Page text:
Most of the focus on MLB offseason roster moves will be on the free agents, who will become eligible to sign with new teams somewhere in the Nov. 4-8 range, depending on how long the World Series lasts.

But offseason trades can also have a big impact on expectations for the year ahead.

Just last December, San Diego dealt for Yu Darvish and Blake Snell on the same day and instantly became one of the favorites to win the National League. In early January, the Mets made their move for Francisco Lindor and Carlos Carrasco. And then the Cardinals got Nolan Arenado in early February.

None of those teams ended up even making it to the NLDS this year, but we do typically see at least a few substantial names/contracts on the move during the winter.

So, what are a few swaps that could make sense for the next few months?

We've put together five hypothetical trades that figure to benefit both clubs. They aren't all as big as Lindor or Arenado, but we're not going to waste your time with "backup utility man for cash considerations" proposals. In each of these five deals, the centerpiece is slated to make more than $7 million in 2022—$23 million in the most noteworthy case.

Just do me a favor and don't grade me on these until at least Christmas. Significant trades usually don't happen within the first few weeks of free agency, as most teams are waiting to see if they can fix their problems without giving up anything in return.


Trey Mancini Leaves the Bird Nest

The Trade: Baltimore's Trey Mancini to Tampa Bay for Cole Wilcox and cash

Trading away a fan favorite is always a painful proposition.

But let's be real: Baltimore is not competing in the loaded AL East in 2022. The Orioles finished 39 games behind the fourth-place Blue Jays this year, and next season might not go any better. So, they might as well try to get something in return for a guy hitting free agency one year from now.

Trey Mancini missed the 2020 campaign with colon cancer, but he played in 147 games this past season with a .255 batting average and 21 home runs. And that's after he ran out of gas over the latter third of the season. Through his first 97 games, Mancini had an OPS of .827 and was on a 162-game pace of 32 home runs.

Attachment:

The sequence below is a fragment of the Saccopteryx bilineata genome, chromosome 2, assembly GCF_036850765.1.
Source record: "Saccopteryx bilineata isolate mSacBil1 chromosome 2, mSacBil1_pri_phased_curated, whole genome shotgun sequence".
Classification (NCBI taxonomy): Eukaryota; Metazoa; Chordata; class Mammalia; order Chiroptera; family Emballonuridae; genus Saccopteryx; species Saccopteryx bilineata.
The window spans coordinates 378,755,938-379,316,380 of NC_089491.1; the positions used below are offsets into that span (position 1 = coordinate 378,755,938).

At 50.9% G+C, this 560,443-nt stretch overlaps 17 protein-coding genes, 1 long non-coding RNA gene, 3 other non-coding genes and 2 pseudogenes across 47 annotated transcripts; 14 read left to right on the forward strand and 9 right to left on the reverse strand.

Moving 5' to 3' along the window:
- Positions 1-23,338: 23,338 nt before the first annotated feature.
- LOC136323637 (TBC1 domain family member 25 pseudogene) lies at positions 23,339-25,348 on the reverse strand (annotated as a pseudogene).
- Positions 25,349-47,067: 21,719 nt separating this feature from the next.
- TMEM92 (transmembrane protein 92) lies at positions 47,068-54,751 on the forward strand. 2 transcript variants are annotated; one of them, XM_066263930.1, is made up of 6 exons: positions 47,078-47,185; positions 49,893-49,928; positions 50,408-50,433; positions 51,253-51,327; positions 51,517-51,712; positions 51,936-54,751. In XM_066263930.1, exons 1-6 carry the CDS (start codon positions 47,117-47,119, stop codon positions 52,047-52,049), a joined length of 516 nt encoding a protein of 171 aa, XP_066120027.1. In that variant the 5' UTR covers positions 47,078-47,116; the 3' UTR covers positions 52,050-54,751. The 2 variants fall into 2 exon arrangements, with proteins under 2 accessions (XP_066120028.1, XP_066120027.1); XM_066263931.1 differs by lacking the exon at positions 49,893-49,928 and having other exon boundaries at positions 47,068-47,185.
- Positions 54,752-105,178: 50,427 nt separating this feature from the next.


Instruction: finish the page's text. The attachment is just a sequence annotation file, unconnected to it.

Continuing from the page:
He is arbitration-eligible for the upcoming season, and Spotrac estimates his 2022 salary at $8 million. That's a small price to pay for a 1B/DH with good power, so the bidding war for acquiring Mancini's services could be interesting if his name is floated out there during winter meetings.

One team sure to be interested is Tampa Bay, which probably isn't going to re-sign DH Nelson Cruz even if the 41-year-old opts to play another season. The Rays could also benefit from another option in the first base rotation following a second consecutive mediocre year from Ji-Man Choi.

How much the Rays would be willing to give up for one year of Mancini's services is the big question, but minor league right-handed pitcher Cole Wilcox seems like a good starting point.

Wilcox was one of the players Tampa Bay got in return for Blake Snell last winter. He was a third-round pick in the 2020 draft who had a 2.03 ERA in 10 starts with the Charleston RiverDogs (Single A) in 2021. However, Wilcox had Tommy John surgery in September and will most likely miss all of 2022 as a result, so it might be another three or four years before he's ready for the big leagues. Considering it might be another three or four years before Baltimore truly competes again, though, that could be a great long-term deal for the O's.


Angels Re-Acquire Mike Clevinger

The Trade: San Diego's Mike Clevinger to the Angels for Kyren Paris and cash

The starting pitching market is about to be flooded with ridiculously big names. Max Scherzer, Zack Greinke, Clayton Kershaw, Marcus Stroman and Kevin Gausman top a long list of major arms hitting free agency.

The Los Angeles Angels will be very interested in that market, considering—with Alex Cobb and Dylan Bundy on their way out the door—their 2022 starting rotation is currently looking like Shohei Ohtani and a whole bunch of question marks.

In Cobb, Bundy, Albert Pujols and Dexter Fowler, the Angels do have a substantial amount of money coming off the books this winter. However, with more than $101 million tied up in Mike Trout, Anthony Rendon and Justin Upton next season, they're not exactly in a position to go out and get Scherzer and Kershaw. Maybe one, but not both. They're going to need to make at least one budget-savvy move to fill out the rotation, and the Padres should be able to help.

San Diego currently has six starting pitchers—Yu Darvish, Blake Snell, Joe Musgrove, Mike Clevinger, Dinelson Lamet and Chris Paddack—under contract through next season, plus 2018 first-round pick Ryan Weathers (18 starts in 2021) still on a rookie deal through 2023.

While they certainly don't need to deal any of those guys, they could absolutely afford to move one or two. And most likely, they would prefer to move either Clevinger ($8 million in 2022; free agent in 2023) or Musgrove (estimated $8.8 million in 2022; free agent in 2023).